sábado, 2 de enero de 2016
Tombs of Meketre and Wah, Thebes
Meketre's tomb was first briefly explored by Egyptologists Daressy and Mond in 1895 and 1902, respectively. The Metropolitan Museum Expedition, under the direction of Museum Egyptologist Herbert E. Winlock, undertook a thorough excavation of the tomb and its model chamber in 1920. Objects in the Museum from the tombs of Meketre and Wah are in galleries 105 and 106.
The hills of the Theban necropolis, on the west bank of the Nile opposite modern Luxor, are studded with tombs used and reused during much of Egypt's pharaonic period and later. One of the most important earlier structures belonged to "the Overseer of the Seal" and "the Chief Steward" Meketre, whose career stretched between the reigns of the Middle Kingdom pharaohs Mentuhotep II Nebhepetre (ca. 2051–2000 B.C.) and Amenemhat I (ca. 1981–1952 B.C.); the period marks the transition from the end of Dynasty 11 to the beginning of Dynasty 12. The tomb is located high on a cliff behind the hill now known as Sheikh Abd el-Qurna.
A broad, steep causeway led up the hillside to the front of the tomb, originally sheltered by a columned portico. The tomb itself consisted of a long corridor cut into the bedrock that ended in a square room, which contained the entrance to the burial chamber. Parts of the structure were lined with a higher-quality limestone and decorated with fine, exquisitely painted relief. A second, parallel tomb was built for a man named Intef, certainly a close relative of Meketre. On the right side of the portico, a small, rough tomb was constructed for a man named Wah, who served in Meketre's household.
Although most of the tomb of Meketre was looted in ancient times, the robbers overlooked a rough opening in the floor of the corridor that gave access to a small chamber. Inside, the excavators found "a small, totally untouched chamber crammed with myriads of little, brightly painted statuettes of men and animals and models of boats." The twenty-four wood models depicted the production of various foods and craft items, including bread and beer, carpentry, and weaving. Each small figure was delicately rendered and carefully posed. Other models depicted ships under sail or being rowed. Two exquisite female figures represent personifications of the estates that would have provided funerary offerings for the deceased. These models did not merely depict daily life in Egypt, but rather the production of the items that would sustain the deceased in the afterlife.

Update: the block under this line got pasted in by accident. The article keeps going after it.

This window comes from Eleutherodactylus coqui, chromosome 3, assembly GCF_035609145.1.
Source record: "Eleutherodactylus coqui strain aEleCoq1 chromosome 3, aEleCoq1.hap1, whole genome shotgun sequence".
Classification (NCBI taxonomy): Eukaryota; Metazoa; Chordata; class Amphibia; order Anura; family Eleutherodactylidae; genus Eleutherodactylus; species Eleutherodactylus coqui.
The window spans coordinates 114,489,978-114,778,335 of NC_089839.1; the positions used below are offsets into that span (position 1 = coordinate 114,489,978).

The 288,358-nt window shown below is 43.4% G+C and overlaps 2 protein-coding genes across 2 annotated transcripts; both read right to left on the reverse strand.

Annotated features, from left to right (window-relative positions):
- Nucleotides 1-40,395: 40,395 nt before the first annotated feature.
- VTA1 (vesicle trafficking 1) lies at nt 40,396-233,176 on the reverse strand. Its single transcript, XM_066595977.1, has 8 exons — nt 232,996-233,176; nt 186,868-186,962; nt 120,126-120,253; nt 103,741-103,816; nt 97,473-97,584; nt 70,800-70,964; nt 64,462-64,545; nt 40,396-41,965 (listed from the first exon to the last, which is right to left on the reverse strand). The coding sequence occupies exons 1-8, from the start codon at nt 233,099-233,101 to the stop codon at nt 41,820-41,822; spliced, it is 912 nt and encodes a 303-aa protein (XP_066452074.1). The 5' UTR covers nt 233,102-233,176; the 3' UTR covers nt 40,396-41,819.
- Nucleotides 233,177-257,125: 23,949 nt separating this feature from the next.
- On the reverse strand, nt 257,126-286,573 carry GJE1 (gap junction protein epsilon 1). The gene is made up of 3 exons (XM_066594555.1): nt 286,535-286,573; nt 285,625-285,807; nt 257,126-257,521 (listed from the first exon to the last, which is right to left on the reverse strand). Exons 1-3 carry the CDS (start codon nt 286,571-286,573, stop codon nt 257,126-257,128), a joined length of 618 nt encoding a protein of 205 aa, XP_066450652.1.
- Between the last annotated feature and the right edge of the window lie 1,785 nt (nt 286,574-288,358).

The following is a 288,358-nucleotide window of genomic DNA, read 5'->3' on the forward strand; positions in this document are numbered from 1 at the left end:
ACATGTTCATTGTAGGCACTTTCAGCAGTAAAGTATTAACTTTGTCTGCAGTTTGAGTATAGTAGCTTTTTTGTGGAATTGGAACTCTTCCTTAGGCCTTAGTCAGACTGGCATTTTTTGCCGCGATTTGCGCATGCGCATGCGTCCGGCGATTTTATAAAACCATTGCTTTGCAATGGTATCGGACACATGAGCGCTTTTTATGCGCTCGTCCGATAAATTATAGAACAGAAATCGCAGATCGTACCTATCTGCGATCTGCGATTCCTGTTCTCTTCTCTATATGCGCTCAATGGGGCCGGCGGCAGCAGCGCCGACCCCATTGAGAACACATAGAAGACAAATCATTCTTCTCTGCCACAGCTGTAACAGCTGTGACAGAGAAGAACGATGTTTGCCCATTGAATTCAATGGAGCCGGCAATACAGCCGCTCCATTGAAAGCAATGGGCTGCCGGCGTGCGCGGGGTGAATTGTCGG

The small adjacent tomb of Wah was also found intact. Wah's burial is notable for the masses of linen used to wrap and protect the mummy, a gilded wood and cartonnage mask, and a fine wood statuette of the owner. When the mummy was x-rayed in 1935, various items of jewelry were observed. When the mummy was unwrapped in December 1939–January 1940 (a process no longer condoned by archaeologists), the jewelry included a magnificent silver scarab.